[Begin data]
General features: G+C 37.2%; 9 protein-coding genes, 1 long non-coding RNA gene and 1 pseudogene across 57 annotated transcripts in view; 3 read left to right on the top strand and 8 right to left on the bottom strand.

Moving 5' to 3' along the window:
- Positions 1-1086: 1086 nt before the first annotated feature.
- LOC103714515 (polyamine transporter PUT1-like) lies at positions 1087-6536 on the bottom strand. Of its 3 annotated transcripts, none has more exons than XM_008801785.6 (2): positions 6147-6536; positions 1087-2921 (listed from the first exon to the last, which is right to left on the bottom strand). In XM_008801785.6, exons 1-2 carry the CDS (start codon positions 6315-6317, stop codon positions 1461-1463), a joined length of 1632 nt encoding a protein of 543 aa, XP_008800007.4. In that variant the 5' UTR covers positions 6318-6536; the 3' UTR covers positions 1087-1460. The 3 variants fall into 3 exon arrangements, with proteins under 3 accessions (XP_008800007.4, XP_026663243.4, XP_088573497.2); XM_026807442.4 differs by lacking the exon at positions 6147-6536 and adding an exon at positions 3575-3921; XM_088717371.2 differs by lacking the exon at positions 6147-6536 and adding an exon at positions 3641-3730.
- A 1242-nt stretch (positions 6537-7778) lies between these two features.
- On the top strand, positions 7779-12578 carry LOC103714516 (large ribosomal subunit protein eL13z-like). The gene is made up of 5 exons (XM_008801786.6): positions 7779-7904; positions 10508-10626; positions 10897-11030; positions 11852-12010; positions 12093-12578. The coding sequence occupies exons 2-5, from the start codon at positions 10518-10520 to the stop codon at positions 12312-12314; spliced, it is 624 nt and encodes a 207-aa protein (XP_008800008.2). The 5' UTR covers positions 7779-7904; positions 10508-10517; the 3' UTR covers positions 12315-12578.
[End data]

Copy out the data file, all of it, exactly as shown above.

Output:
General features: G+C 37.2%; 9 protein-coding genes, 1 long non-coding RNA gene and 1 pseudogene across 57 annotated transcripts in view; 3 read left to right on the top strand and 8 right to left on the bottom strand.

Moving 5' to 3' along the window:
- Positions 1-1086: 1086 nt before the first annotated feature.
- LOC103714515 (polyamine transporter PUT1-like) lies at positions 1087-6536 on the bottom strand. Of its 3 annotated transcripts, none has more exons than XM_008801785.6 (2): positions 6147-6536; positions 1087-2921 (listed from the first exon to the last, which is right to left on the bottom strand). In XM_008801785.6, exons 1-2 carry the CDS (start codon positions 6315-6317, stop codon positions 1461-1463), a joined length of 1632 nt encoding a protein of 543 aa, XP_008800007.4. In that variant the 5' UTR covers positions 6318-6536; the 3' UTR covers positions 1087-1460. The 3 variants fall into 3 exon arrangements, with proteins under 3 accessions (XP_008800007.4, XP_026663243.4, XP_088573497.2); XM_026807442.4 differs by lacking the exon at positions 6147-6536 and adding an exon at positions 3575-3921; XM_088717371.2 differs by lacking the exon at positions 6147-6536 and adding an exon at positions 3641-3730.
- A 1242-nt stretch (positions 6537-7778) lies between these two features.
- On the top strand, positions 7779-12578 carry LOC103714516 (large ribosomal subunit protein eL13z-like). The gene is made up of 5 exons (XM_008801786.6): positions 7779-7904; positions 10508-10626; positions 10897-11030; positions 11852-12010; positions 12093-12578. The coding sequence occupies exons 2-5, from the start codon at positions 10518-10520 to the stop codon at positions 12312-12314; spliced, it is 624 nt and encodes a 207-aa protein (XP_008800008.2). The 5' UTR covers positions 7779-7904; positions 10508-10517; the 3' UTR covers positions 12315-12578.